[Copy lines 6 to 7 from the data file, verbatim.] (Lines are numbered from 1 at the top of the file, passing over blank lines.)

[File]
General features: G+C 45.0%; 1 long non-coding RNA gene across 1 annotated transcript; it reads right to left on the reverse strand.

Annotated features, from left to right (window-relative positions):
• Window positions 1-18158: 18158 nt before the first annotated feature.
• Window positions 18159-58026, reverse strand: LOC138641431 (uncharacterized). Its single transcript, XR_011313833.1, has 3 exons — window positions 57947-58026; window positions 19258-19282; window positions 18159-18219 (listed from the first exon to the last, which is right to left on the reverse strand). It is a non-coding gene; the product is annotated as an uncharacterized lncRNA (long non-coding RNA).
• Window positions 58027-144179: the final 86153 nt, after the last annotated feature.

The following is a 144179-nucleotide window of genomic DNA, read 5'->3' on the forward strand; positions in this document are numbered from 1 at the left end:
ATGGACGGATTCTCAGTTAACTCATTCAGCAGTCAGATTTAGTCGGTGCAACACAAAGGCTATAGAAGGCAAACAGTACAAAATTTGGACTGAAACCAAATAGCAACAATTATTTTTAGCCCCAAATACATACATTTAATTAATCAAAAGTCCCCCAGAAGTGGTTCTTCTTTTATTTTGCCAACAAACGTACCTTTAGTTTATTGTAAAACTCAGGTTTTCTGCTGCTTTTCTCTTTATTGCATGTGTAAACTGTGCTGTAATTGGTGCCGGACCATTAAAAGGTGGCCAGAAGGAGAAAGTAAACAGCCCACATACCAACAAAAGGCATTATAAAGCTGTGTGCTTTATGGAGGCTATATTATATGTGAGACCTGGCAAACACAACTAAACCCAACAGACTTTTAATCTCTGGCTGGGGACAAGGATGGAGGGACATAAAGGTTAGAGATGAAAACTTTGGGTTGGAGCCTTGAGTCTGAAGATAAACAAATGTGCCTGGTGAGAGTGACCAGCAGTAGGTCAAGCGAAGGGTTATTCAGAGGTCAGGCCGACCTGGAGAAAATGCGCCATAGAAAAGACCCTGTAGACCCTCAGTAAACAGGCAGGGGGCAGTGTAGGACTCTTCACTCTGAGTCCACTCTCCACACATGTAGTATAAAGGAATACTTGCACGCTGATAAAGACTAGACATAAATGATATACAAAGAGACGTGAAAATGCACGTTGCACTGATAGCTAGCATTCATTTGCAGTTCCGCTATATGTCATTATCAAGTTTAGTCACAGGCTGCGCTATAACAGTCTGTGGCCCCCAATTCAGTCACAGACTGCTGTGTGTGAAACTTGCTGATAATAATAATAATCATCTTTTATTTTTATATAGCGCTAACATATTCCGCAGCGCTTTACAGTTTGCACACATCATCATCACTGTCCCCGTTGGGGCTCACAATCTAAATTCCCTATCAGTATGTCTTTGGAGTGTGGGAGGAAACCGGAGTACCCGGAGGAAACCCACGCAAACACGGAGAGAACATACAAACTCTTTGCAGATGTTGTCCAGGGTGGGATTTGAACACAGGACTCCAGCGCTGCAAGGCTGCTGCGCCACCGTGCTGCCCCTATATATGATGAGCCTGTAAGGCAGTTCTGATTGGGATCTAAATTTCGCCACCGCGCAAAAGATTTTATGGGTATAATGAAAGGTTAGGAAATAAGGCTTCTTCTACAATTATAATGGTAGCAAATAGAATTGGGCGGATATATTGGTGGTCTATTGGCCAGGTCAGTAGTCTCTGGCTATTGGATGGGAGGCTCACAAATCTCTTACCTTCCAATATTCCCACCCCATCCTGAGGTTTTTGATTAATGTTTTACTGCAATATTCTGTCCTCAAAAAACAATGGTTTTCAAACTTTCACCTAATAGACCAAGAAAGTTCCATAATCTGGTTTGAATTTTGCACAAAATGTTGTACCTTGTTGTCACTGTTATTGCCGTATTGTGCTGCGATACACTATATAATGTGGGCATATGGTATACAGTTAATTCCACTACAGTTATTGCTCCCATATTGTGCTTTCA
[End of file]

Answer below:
The following is a 144179-nucleotide window of genomic DNA, read 5'->3' on the forward strand; positions in this document are numbered from 1 at the left end:
ATGGACGGATTCTCAGTTAACTCATTCAGCAGTCAGATTTAGTCGGTGCAACACAAAGGCTATAGAAGGCAAACAGTACAAAATTTGGACTGAAACCAAATAGCAACAATTATTTTTAGCCCCAAATACATACATTTAATTAATCAAAAGTCCCCCAGAAGTGGTTCTTCTTTTATTTTGCCAACAAACGTACCTTTAGTTTATTGTAAAACTCAGGTTTTCTGCTGCTTTTCTCTTTATTGCATGTGTAAACTGTGCTGTAATTGGTGCCGGACCATTAAAAGGTGGCCAGAAGGAGAAAGTAAACAGCCCACATACCAACAAAAGGCATTATAAAGCTGTGTGCTTTATGGAGGCTATATTATATGTGAGACCTGGCAAACACAACTAAACCCAACAGACTTTTAATCTCTGGCTGGGGACAAGGATGGAGGGACATAAAGGTTAGAGATGAAAACTTTGGGTTGGAGCCTTGAGTCTGAAGATAAACAAATGTGCCTGGTGAGAGTGACCAGCAGTAGGTCAAGCGAAGGGTTATTCAGAGGTCAGGCCGACCTGGAGAAAATGCGCCATAGAAAAGACCCTGTAGACCCTCAGTAAACAGGCAGGGGGCAGTGTAGGACTCTTCACTCTGAGTCCACTCTCCACACATGTAGTATAAAGGAATACTTGCACGCTGATAAAGACTAGACATAAATGATATACAAAGAGACGTGAAAATGCACGTTGCACTGATAGCTAGCATTCATTTGCAGTTCCGCTATATGTCATTATCAAGTTTAGTCACAGGCTGCGCTATAACAGTCTGTGGCCCCCAATTCAGTCACAGACTGCTGTGTGTGAAACTTGCTGATAATAATAATAATCATCTTTTATTTTTATATAGCGCTAACATATTCCGCAGCGCTTTACAGTTTGCACACATCATCATCACTGTCCCCGTTGGGGCTCACAATCTAAATTCCCTATCAGTATGTCTTTGGAGTGTGGGAGGAAACCGGAGTACCCGGAGGAAACCCACGCAAACACGGAGAGAACATACAAACTCTTTGCAGATGTTGTCCAGGGTGGGATTTGAACACAGGACTCCAGCGCTGCAAGGCTGCTGCGCCACCGTGCTGCCCCTATATATGATGAGCCTGTAAGGCAGTTCTGATTGGGATCTAAATTTCGCCACCGCGCAAAAGATTTTATGGGTATAATGAAAGGTTAGGAAATAAGGCTTCTTCTACAATTATAATGGTAGCAAATAGAATTGGGCGGATATATTGGTGGTCTATTGGCCAGGTCAGTAGTCTCTGGCTATTGGATGGGAGGCTCACAAATCTCTTACCTTCCAATATTCCCACCCCATCCTGAGGTTTTTGATTAATGTTTTACTGCAATATTCTGTCCTCAAAAAACAATGGTTTTCAAACTTTCACCTAATAGACCAAGAAAGTTCCATAATCTGGTTTGAATTTTGCACAAAATGTTGTACCTTGTTGTCACTGTTATTGCCGTATTGTGCTGCGATACACTATATAATGTGGGCATATGGTATACAGTTAATTCCACTACAGTTATTGCTCCCATATTGTGCTTTCA